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Should You Agree to a 50/50 Custody Split?

Should you agree to a 50/50 custody split for your child? I know you want to do what’s best for your child. Sometimes it’s hard to figure out if custody is worth fighting for. If you are wondering if you should agree to a 50/50 custody split, consider why it is being requested.

A mom worries about if she should agree to a 50/50 custody split.

Most parents asking for a 50/50 Custody Split are trying to get out of child support.

I would say 80% of the time that somebody asks for a 50/50 custody split, they just want to get out of child support. Its important that you understand that even if you agree to 50/50 custody, that should not eliminate child support. Before you agree to 50/50, consider this: is it really best for your child to spend half of their time with someone whose main motivation for having them is to get out of paying you money? If this is the motivation, you should not agree to a 50/50 Custody Split.

Some parents want to prove they are equal.

The second most common reason to ask for 50/50 custody is that a parent wants to prove that they are equal. Remember, a custody order is not supposed to make parents feel good; it is supposed to take care of the child. You will know that the other parent’s ego is the motivation if the other parent is saying “Don’t you think that this would be fair?” Or, “Shouldn’t we be equal?” They are focusing on how they feel about it. Their feelings are not what matters— you’re deciding the future of your child. That decision needs to be made with only your child in mind. If a parent want 50/50 to feel equal, you should not agree to a 50/50 custody split.

Don’t agree to a 50/50 Custody Split because you are afraid you would lose custody–not unless you’ve talked to an attorney.

The third reason that people ask for a 50/50 custody split is because they don’t think they could get primary custody. Dads tend to assume they can’t get custody. Sometimes parents think that because they don’t earn enough, they can’t get custody. Sometimes parents think that because they are the ones causing the divorce, they cannot get custody. None of that is true. The Courts tend to award custody to the parent who has spent the most time caring for the child during the marriage. Before you give up primary custody out of fear, talk with a family law attorney.

If the parents have been 50/50 parents while they were together, that is a great reason to agree to continue a 50/50 custody split.

The fourth reason that I hear people suggest a 50/50 custody is unfortunately the least common. They have been 50/50 parents while they were together, and they both want to remain deeply involved in the child’s life. Some of the things that we look at to determine if the parents have been 50/50 parents while together are:

  • Who give the child a bath?
  • Which parent puts the child to bed?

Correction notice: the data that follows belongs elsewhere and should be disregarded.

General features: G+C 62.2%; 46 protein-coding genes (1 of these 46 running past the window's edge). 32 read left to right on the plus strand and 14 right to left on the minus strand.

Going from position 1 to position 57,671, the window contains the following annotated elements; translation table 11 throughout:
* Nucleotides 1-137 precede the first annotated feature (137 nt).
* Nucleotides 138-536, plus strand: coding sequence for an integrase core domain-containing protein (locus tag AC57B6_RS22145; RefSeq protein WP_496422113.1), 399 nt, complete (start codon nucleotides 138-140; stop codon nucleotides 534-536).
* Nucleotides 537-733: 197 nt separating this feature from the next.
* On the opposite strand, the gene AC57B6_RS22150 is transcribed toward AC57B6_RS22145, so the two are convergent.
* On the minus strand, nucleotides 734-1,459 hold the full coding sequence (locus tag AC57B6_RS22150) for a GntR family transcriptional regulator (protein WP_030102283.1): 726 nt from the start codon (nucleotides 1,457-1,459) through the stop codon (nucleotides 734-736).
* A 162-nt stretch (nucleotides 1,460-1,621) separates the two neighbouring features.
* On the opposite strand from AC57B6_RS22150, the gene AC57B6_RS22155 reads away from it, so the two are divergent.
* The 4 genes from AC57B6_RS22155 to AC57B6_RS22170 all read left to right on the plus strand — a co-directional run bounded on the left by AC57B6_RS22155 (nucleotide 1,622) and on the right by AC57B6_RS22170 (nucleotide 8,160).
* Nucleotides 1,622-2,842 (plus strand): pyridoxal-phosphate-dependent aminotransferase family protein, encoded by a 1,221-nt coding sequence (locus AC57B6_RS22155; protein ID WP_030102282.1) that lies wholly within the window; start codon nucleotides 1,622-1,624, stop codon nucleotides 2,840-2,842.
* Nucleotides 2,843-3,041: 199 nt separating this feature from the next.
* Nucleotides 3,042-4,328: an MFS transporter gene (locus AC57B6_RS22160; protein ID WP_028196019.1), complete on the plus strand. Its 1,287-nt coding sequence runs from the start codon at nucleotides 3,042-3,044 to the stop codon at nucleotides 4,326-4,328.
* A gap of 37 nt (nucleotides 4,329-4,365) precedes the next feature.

• Who feeds the child?
  • Which parent enrolled the child in daycare or school?
  • Who buys the child clothes?
  • Which parent does the child want to talk to when they are upset?
  • Who takes the child to the doctor/dentist?

If both of the parents have been equally involved before the parents separated, and they want to continue that level of involvement, that’s a great reason to agree to a 50/50 custody split.

“Joint Physical Custody” or “Joint Custody” doesn’t mean 50/50. A Texas Standard Possession Order is “Joint Custody”.

The other parent may be sending you articles touting “joint parenting”. “Joint parenting” and “shared physical custody” do not mean 50/50. A Texas Standard Possession schedule, which would give Thursdays and every other weekend, counts as a “joint parenting schedule”. “Joint physical Custody generally means 65/35. Those studies the other parent is sending confirm how well children do under a standard possession order.

In conclusion, I know that this is a heart-wrenching decision. The most important thing is to do what’s best for your child. But sometimes, it is difficult to figure out what that means. We can help you determine what’s best for your child and we can help to make sure that your divorce decree reflects that. Please, contact us. We’re really looking forward to helping you out.

January 25, 2021

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This information pertains only to the state of Texas and not to any other state. This post or any other information found on this site does not constitute legal advice. This information is provided as general information only. These posts do not create an attorney-client relationship. Your own situation may differ from cases described here. Please seek counsel with a family law attorney before taking any legal action. (This is a law firm, you had to know there would be a legal disclaimer somewhere!)

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